Extra MustardSI On CampusFantasyPhoto GalleriesSwimsuitVideoFanNationSI KidsTNT

Breaking the rules: Tennis

False courtesies, distractions among players' tricks

Posted: Wednesday July 25, 2007 12:12PM; Updated: Wednesday July 25, 2007 2:02PM
Print ThisE-mail ThisFree E-mail AlertsSave ThisMost PopularRSS Aggregators
Though crowds are expected to be quiet, players such as Maria Sharapova are given the freedom to scream their lungs out.
Though crowds are expected to be quiet, players such as Maria Sharapova are given the freedom to scream their lungs out.
Clive Brunskill/Getty Images
Why We Cheat
How They Cheat
The Cheater's Code
A Look At The Cheaters

Most Infamous


Let's start by saying that for all that ails tennis, the sport is remarkably, admirably devoid of flagrant cheating. Corruption, administrative scandal and match-fixing are generally unheard of. Is tennis 100 percent clean of performance enhancing drugs? No. But the players are tested frequently, the testing -- handled by WADA -- is transparent, and the penalties are high. Because of Hawkeye, the popular electronic replay technology, even bad line call have gone the way of the wooden racket.

Nevertheless, tennis has its own version of the black arts. Here are five ways players have been known to smudge the lines between cheating and mere gamesmanship.

1. Coaching: Especially on the women's tour, accepting signals and advice from your coach has been like speeding on the Jersey Turnpike. Virtually everyone disregards the rules and does it; and only the most flagrant violators get caught. Choosing appeasement over enforcement, the WTA has even legalized mid-match coaching at some events. When it's banned at the Majors, players have gotten resourceful, carrying notes from their coaches onto the court to read during changeovers.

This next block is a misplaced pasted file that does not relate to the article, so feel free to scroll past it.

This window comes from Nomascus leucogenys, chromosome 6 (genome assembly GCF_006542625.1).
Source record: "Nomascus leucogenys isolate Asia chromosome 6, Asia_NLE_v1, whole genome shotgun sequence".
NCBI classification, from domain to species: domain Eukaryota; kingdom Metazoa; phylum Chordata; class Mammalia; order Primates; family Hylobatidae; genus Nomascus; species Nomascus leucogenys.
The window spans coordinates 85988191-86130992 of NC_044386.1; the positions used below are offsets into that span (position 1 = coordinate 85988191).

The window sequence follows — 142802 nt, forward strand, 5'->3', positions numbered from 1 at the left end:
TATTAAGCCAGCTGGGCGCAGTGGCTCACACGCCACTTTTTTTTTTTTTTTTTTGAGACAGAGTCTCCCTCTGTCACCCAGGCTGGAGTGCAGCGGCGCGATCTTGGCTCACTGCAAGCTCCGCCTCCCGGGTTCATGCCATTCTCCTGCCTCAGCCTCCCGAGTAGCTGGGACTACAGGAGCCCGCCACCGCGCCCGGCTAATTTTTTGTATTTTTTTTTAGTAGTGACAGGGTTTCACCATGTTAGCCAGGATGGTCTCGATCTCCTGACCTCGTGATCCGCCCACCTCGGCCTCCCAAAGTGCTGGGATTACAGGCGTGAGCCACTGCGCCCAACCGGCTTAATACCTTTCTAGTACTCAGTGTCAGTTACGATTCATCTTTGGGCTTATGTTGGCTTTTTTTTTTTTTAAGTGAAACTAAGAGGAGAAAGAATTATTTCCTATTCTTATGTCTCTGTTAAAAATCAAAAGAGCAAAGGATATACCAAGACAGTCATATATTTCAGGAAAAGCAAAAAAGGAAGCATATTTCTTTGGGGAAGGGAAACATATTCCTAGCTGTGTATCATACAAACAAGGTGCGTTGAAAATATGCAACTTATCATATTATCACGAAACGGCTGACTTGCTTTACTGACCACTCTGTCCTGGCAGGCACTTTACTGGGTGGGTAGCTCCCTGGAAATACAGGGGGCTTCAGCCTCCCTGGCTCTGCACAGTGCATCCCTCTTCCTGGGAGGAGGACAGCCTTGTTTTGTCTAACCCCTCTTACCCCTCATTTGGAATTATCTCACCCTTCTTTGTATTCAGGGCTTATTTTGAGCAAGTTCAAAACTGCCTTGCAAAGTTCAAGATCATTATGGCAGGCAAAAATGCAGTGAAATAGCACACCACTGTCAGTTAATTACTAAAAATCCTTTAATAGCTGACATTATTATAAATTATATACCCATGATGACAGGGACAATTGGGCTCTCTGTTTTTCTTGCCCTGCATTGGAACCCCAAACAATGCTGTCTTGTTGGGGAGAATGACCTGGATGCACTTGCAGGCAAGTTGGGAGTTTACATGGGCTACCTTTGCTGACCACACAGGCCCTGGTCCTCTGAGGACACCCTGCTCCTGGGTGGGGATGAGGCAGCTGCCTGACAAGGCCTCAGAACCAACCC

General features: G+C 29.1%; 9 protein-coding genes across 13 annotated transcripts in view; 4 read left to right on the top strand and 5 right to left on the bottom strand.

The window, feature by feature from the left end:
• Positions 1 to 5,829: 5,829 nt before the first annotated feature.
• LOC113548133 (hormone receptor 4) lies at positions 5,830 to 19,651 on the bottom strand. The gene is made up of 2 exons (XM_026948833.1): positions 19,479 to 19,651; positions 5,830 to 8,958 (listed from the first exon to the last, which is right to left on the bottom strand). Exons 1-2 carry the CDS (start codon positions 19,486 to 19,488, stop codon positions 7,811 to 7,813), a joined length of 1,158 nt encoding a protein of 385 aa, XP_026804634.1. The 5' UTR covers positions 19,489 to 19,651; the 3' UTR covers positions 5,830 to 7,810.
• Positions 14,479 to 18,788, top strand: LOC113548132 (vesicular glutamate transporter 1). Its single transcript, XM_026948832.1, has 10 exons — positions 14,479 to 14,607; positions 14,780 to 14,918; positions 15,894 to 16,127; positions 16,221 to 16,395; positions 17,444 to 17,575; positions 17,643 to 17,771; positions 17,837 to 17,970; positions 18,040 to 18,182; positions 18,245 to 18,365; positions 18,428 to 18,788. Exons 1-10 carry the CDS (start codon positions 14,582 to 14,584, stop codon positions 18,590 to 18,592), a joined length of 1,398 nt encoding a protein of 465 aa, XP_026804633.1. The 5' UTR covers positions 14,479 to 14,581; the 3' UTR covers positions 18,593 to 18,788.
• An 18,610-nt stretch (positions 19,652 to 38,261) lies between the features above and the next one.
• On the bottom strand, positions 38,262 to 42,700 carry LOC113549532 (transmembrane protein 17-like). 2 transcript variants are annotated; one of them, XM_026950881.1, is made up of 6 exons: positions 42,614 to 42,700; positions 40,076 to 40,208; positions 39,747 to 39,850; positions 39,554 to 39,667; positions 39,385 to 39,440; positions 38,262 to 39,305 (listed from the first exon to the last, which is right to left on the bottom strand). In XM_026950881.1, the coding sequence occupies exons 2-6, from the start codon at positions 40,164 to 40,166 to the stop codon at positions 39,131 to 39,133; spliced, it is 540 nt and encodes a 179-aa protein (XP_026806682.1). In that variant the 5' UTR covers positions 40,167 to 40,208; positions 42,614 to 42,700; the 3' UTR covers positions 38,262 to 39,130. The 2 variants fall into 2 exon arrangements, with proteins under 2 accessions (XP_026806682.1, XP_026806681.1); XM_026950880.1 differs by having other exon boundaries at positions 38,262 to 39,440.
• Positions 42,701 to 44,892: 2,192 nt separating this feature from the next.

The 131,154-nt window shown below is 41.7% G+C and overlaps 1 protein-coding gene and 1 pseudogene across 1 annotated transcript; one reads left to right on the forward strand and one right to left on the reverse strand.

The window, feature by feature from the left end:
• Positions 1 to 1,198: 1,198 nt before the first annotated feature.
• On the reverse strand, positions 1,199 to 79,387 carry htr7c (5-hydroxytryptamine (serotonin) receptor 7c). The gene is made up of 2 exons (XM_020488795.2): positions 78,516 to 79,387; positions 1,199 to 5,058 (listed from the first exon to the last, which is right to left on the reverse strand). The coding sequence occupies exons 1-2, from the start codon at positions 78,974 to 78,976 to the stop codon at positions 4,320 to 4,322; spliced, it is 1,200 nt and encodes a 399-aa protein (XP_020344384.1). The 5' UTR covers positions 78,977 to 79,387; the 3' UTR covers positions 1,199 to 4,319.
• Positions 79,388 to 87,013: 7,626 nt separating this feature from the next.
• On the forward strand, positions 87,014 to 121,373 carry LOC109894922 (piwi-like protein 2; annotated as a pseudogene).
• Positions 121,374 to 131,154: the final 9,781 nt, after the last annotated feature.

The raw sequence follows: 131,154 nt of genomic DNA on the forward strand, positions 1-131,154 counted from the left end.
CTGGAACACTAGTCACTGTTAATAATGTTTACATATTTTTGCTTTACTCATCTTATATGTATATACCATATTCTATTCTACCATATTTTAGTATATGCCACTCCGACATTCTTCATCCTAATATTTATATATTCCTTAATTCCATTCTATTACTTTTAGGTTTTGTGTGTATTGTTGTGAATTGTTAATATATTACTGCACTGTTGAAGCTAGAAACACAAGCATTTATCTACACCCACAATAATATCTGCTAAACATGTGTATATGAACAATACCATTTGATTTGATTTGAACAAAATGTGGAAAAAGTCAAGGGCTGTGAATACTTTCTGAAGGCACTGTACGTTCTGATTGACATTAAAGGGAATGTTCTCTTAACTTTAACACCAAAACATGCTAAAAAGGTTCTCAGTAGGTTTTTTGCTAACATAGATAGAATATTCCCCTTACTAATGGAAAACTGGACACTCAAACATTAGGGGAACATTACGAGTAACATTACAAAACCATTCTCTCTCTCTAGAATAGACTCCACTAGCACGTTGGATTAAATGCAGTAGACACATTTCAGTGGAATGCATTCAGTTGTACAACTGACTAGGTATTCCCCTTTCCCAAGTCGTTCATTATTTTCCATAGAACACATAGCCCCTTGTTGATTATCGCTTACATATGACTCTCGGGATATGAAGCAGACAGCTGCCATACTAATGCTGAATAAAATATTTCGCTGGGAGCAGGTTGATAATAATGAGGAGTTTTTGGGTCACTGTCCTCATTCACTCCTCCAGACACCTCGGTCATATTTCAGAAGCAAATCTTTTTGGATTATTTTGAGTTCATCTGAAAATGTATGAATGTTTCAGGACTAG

2. Grunting: Somehow Andy Roddick can smoke 152 mph. serves without a sound but lesser players shriek like stuck pigs -- or as a British scribe once wrote: it sounds like a bordello when the fleet is in town -- when they hit the ball. As if this weren't distracting enough, invariably, the grunting gets louder as the match tightens.

3. Well-timed bathroom breaks and trainer calls: As sure as it will rain during Wimbledon, it's become an article of faith that when Player A seizes the momentum, Player B will either suddenly need to relieve himself or summon a trainer to minister to an "injury." The latter case often makes for comical viewing, particularly when the treatment consists of a massage. Players who were scrambling around the court one moment suddenly lie prone as if they're at Canyon Ranch getting a 90-minute session with Fabricio the shiatsu expert.

4. The fake "gimme": Jimmy Connors patented this move. At a non-critical juncture in the match, you concede a point to your opponent on a questionable line call, giving the impression you're an honest sportsman. Then at a crucial juncture, you hit a ball close to the line that's called unfavorably and then you appeal to him to return the favor.

5. Paint jobs: Here, it is the public, not the opponent, who is getting played for a fool. Player X has a lucrative contract with Alpha rackets but prefers a model manufactured by Beta. What to do? He plays with the Beta but paints the frame and puts on Alpha string stencil. It's dishonest and is misleading. But then again, better this than blood doping.